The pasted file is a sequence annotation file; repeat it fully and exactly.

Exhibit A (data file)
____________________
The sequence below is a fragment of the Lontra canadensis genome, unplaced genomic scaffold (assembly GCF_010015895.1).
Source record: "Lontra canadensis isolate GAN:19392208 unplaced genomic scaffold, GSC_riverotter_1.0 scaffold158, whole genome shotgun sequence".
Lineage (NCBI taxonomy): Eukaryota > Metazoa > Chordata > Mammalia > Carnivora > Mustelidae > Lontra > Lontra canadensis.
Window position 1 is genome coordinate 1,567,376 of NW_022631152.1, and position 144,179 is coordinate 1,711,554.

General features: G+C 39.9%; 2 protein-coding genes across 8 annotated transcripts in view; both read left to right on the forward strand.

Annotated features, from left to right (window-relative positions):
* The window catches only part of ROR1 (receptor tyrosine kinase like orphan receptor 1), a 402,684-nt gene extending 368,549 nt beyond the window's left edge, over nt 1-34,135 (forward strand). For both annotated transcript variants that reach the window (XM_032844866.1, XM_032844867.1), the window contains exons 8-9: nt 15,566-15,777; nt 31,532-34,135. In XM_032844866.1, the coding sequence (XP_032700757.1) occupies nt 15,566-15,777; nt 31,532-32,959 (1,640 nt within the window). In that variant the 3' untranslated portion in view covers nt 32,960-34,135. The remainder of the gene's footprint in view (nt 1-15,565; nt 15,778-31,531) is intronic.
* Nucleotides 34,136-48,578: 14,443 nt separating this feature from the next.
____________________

The sequence below is a fragment of the Lontra canadensis genome, unplaced genomic scaffold (assembly GCF_010015895.1).
Source record: "Lontra canadensis isolate GAN:19392208 unplaced genomic scaffold, GSC_riverotter_1.0 scaffold158, whole genome shotgun sequence".
Lineage (NCBI taxonomy): Eukaryota > Metazoa > Chordata > Mammalia > Carnivora > Mustelidae > Lontra > Lontra canadensis.
Window position 1 is genome coordinate 1,567,376 of NW_022631152.1, and position 144,179 is coordinate 1,711,554.

General features: G+C 39.9%; 2 protein-coding genes across 8 annotated transcripts in view; both read left to right on the forward strand.

Annotated features, from left to right (window-relative positions):
* The window catches only part of ROR1 (receptor tyrosine kinase like orphan receptor 1), a 402,684-nt gene extending 368,549 nt beyond the window's left edge, over nt 1-34,135 (forward strand). For both annotated transcript variants that reach the window (XM_032844866.1, XM_032844867.1), the window contains exons 8-9: nt 15,566-15,777; nt 31,532-34,135. In XM_032844866.1, the coding sequence (XP_032700757.1) occupies nt 15,566-15,777; nt 31,532-32,959 (1,640 nt within the window). In that variant the 3' untranslated portion in view covers nt 32,960-34,135. The remainder of the gene's footprint in view (nt 1-15,565; nt 15,778-31,531) is intronic.
* Nucleotides 34,136-48,578: 14,443 nt separating this feature from the next.